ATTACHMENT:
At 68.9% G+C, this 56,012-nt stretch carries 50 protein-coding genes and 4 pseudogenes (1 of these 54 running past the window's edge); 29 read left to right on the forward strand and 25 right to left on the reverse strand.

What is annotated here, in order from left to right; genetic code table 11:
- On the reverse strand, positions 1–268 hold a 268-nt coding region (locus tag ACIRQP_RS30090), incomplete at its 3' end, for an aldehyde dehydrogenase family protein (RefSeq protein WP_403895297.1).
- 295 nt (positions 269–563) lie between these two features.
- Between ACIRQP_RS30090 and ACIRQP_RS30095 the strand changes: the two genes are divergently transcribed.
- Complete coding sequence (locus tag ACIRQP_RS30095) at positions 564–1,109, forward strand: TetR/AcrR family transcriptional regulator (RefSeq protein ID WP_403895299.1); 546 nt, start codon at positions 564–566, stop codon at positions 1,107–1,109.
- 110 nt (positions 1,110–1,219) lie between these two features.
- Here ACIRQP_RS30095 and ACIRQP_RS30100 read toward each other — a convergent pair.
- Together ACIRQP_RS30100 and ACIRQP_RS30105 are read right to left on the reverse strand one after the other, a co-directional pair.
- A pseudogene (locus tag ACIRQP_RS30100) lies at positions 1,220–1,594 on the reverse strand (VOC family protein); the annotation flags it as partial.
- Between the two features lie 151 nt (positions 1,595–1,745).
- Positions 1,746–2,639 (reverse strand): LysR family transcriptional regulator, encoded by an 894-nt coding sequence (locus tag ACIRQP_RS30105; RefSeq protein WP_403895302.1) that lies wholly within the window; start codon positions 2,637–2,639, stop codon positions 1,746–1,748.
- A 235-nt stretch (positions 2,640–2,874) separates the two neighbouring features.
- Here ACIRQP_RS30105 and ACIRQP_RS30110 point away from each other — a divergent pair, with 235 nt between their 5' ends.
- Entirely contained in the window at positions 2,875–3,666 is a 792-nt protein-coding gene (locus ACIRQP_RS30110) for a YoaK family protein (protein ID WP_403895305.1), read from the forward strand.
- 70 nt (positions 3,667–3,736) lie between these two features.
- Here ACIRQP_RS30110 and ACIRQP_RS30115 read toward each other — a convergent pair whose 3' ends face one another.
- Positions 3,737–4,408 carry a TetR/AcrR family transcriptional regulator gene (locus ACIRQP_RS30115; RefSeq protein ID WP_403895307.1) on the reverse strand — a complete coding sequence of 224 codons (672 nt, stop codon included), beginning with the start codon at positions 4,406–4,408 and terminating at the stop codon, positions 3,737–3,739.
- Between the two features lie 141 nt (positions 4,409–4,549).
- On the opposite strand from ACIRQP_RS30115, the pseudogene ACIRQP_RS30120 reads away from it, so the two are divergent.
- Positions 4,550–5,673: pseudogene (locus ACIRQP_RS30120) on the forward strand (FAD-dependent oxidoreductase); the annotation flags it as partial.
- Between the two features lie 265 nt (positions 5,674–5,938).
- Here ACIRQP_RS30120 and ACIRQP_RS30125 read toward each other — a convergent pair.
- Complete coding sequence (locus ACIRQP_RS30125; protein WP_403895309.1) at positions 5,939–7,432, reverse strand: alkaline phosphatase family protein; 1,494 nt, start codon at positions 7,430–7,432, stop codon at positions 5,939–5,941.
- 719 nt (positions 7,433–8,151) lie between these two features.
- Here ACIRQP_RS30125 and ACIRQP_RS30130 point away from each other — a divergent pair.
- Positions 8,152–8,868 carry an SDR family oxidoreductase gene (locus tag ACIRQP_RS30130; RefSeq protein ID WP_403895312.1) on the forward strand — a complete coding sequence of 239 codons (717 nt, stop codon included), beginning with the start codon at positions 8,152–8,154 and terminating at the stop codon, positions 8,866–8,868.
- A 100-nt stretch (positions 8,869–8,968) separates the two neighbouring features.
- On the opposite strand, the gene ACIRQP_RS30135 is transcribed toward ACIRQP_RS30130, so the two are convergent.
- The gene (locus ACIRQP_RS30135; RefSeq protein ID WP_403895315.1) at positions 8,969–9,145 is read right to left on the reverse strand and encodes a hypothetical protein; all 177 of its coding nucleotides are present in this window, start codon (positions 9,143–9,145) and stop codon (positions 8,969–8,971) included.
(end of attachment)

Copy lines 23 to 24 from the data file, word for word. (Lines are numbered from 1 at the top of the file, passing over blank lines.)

- Here ACIRQP_RS30120 and ACIRQP_RS30125 read toward each other — a convergent pair.
- Complete coding sequence (locus ACIRQP_RS30125; protein WP_403895309.1) at positions 5,939–7,432, reverse strand: alkaline phosphatase family protein; 1,494 nt, start codon at positions 7,430–7,432, stop codon at positions 5,939–5,941.